Thanks to tabloid and reality TV, we know that people are sometimes prone to self-destruction. Watching it can be morbidly entertaining, but more intriguing than the train wreck is the rare story of one who manages to pull himself out of his pitiful existence — the drug abusing, jailbird celebrity who finds lasting sobriety and subsequent success or “Biggest Losers” who shed hundreds of life-threatening pounds. These are the stories that move us, and you don’t need to turn on the TV to see them. These true tales of redemption are being lived, and touching lives, right here in our neighborhood.

Read and watch their stories below.

Julie Hersh

As she teetered on the edge of a cliff, Julie Hersh contemplated what might happen if she jumped. She didn’t think about leaving her children motherless or her husband a widower.

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“I thought, well, if I jump, I might hit that other rock and survive. Then I’ll just be paralyzed and depressed. That’s how distorted I was.”

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Today, most people know Hersh as the Dallas Children’s Theater board president. But for years, she battled severe depression, attempting suicide three times before seeking serious help. She wrote about her experience in the book “Struck By Living”, and she speaks at venues across the country to raise awareness about mental illness. She’s also an active supporter of the suicide and crisis center CONTACT.

Hersh’s story doesn’t begin with a troubled childhood or traumatic event that led to her mental illness. She had a normal life, a loving husband, two beautiful children and no logical reason to abandon it all.

“I think I was depressed long before I knew it,” she says. “I just felt more disconnected from the world. It’s like being inside a glass tube. You can see everything going on outside, but you can’t participate in it. I had a mental deficiency. I was convinced I would never get better.”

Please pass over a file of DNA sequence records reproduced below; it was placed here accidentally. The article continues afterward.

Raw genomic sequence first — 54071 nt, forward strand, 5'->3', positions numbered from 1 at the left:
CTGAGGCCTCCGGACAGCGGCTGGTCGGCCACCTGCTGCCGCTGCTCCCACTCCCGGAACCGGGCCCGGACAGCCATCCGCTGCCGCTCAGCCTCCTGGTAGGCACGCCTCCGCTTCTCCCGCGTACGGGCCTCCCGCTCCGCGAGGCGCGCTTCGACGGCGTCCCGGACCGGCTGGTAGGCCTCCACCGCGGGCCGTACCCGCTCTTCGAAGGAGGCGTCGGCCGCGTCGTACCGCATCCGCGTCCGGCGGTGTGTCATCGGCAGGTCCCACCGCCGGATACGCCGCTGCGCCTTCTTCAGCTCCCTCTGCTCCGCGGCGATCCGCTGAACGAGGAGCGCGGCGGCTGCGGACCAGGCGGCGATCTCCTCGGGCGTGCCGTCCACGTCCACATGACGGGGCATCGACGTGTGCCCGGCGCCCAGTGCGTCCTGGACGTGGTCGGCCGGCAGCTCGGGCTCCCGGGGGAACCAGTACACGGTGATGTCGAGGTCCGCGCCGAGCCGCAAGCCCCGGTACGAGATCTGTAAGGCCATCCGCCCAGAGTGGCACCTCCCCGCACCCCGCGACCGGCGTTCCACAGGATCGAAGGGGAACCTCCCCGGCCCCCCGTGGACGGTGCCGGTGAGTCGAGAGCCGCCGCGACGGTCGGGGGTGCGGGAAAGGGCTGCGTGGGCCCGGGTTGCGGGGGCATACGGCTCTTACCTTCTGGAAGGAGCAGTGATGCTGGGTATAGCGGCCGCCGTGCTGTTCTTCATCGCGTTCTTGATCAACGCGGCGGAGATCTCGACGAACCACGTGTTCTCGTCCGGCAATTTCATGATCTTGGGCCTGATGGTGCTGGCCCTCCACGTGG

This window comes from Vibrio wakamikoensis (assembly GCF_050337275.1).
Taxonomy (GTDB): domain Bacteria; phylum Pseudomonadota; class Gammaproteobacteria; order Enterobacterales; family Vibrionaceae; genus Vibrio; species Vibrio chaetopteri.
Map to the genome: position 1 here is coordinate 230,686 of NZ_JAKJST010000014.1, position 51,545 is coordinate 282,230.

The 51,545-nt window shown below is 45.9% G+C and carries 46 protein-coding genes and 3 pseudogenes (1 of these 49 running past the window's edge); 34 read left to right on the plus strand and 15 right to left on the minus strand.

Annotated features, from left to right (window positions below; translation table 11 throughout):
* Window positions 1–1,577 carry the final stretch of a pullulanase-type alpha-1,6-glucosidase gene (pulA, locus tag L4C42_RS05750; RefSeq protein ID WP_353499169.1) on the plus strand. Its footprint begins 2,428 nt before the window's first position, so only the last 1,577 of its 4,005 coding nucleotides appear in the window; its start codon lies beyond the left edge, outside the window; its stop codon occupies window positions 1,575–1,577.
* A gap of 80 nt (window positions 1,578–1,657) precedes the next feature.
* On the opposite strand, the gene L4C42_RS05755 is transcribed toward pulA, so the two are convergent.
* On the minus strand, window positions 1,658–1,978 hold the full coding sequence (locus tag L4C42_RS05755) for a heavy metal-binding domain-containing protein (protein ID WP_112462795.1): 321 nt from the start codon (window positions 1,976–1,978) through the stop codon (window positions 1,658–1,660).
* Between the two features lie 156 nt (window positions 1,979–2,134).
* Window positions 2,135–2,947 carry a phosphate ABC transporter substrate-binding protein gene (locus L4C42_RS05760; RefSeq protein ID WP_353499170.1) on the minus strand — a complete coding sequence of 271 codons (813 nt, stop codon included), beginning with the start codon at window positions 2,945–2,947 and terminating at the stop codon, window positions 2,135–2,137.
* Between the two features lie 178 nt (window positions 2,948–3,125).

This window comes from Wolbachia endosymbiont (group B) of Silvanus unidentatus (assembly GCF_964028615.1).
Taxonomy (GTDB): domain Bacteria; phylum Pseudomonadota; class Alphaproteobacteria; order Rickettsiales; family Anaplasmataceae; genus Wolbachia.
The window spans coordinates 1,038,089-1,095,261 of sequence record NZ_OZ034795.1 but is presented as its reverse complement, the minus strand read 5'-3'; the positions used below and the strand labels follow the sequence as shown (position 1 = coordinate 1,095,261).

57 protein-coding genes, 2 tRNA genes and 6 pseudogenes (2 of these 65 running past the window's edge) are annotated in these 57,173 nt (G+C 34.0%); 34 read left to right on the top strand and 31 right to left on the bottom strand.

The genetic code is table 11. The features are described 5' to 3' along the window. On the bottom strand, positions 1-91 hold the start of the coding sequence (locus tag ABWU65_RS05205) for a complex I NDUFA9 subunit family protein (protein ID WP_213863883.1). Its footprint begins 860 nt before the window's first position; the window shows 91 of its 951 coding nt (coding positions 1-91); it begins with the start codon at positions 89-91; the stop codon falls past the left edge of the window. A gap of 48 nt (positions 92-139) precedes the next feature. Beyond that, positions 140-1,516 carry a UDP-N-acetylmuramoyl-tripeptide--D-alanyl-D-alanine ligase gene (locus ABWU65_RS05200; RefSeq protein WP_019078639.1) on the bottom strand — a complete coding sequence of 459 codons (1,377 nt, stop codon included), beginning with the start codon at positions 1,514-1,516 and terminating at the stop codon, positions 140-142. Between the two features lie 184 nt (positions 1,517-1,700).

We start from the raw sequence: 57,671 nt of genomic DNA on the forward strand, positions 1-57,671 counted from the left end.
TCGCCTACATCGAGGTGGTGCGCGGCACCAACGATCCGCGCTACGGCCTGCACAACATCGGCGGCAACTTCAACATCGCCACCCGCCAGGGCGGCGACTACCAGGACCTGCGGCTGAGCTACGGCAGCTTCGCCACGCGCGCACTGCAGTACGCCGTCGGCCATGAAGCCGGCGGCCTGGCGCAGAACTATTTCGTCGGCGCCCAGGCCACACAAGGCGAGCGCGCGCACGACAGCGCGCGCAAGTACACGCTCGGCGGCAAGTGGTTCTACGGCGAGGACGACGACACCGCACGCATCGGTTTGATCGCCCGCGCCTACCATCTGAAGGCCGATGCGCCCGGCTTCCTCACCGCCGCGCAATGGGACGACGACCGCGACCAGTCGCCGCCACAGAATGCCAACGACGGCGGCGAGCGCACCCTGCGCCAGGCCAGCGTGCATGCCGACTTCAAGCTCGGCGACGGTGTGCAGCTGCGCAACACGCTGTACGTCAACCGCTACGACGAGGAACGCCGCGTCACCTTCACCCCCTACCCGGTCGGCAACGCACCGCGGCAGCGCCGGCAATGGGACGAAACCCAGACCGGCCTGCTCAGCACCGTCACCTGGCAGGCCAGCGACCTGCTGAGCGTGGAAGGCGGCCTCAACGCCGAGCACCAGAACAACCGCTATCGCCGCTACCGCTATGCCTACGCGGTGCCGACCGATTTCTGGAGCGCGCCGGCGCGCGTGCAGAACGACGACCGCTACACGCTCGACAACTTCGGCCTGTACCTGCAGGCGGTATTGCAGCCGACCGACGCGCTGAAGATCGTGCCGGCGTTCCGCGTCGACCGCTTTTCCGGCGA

That’s what drove Hersh to suicide.

First, she stood outside her home with a knife to her wrist, but her husband found her in time. She checked into rehab, but relapsed and nearly jumped off a cliff during a family hiking vacation. Lastly, Hersh closed the garage door and locked herself in the car with the engine running for 90 minutes. She thought, for sure, that would work.

But the garage was well ventilated, so she survived.

Hersh sought treatment again — this time undergoing electroconvulsive therapy, also known as ECT. Through the procedure, doctors attach probes to the head and send a small pulse of electricity through the body — basically resetting the brain.

The Food and Drug Administration is currently debating the use of ECT, but Hersh says the controversial treatment saved her life.

“When people think of ECT, they think of ‘[One Flew Over the] Cuckoo’s Nest’. Unfortunately, it was abused during the ’40s and ’50s. But today, it has an 80 percent success rate.”

Hersh says it’s like a triple bypass for the brain. Although results differ from person to person, she remembers exactly how she felt after her first treatment.

“My experience was instantaneous,” Hersh says. “I can remember … looking at my journal and thinking, ‘Who is this person?’ Something completely changed my brain.”

Hersh believes that people have chemical predispositions for depression just like those with heart disease, diabetes or cancer.

“Every thought and every feeling we have creates an electric and chemical reaction in the body. We are the environment.”

Part of her mission is to help eliminate the stigma attached to mental illness so people won’t feel afraid or embarrassed to seek help.

“You can’t measure it,” she says. “If you break a leg, the doctor takes an X-ray, and you can see it. With mental illness, there’s really nothing to show in a tangible way.”

To maintain her current mental health, Hersh follows a consistent structure that includes what she calls her “top six”. She takes her daily anti-depressant medication; gets plenty of sleep, nutrition and exercise; listens to family and friends; plans ahead for times of emotional stress; excites her brain with new activities such as attending an art exhibit; and finally, she surrounds herself with friends who have different perspectives on life — older people who are living proof that life gets better.

“Don’t underestimate the power of reaching out to each other. Saying a kind word to someone, physically being there for someone — I believe that can save a life.”

Michele Derrington